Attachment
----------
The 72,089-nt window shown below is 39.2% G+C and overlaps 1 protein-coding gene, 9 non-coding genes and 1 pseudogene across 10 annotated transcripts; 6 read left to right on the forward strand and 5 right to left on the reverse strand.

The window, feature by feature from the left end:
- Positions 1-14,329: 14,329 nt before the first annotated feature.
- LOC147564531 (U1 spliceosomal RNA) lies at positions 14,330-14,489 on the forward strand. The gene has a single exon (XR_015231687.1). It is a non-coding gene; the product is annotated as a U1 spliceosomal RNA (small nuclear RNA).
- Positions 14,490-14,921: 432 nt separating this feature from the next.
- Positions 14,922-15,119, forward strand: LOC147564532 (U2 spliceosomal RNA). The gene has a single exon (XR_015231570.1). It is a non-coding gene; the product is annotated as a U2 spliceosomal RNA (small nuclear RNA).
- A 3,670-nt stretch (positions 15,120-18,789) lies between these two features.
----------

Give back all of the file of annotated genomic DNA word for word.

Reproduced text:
The 72,089-nt window shown below is 39.2% G+C and overlaps 1 protein-coding gene, 9 non-coding genes and 1 pseudogene across 10 annotated transcripts; 6 read left to right on the forward strand and 5 right to left on the reverse strand.

The window, feature by feature from the left end:
- Positions 1-14,329: 14,329 nt before the first annotated feature.
- LOC147564531 (U1 spliceosomal RNA) lies at positions 14,330-14,489 on the forward strand. The gene has a single exon (XR_015231687.1). It is a non-coding gene; the product is annotated as a U1 spliceosomal RNA (small nuclear RNA).
- Positions 14,490-14,921: 432 nt separating this feature from the next.
- Positions 14,922-15,119, forward strand: LOC147564532 (U2 spliceosomal RNA). The gene has a single exon (XR_015231570.1). It is a non-coding gene; the product is annotated as a U2 spliceosomal RNA (small nuclear RNA).
- A 3,670-nt stretch (positions 15,120-18,789) lies between these two features.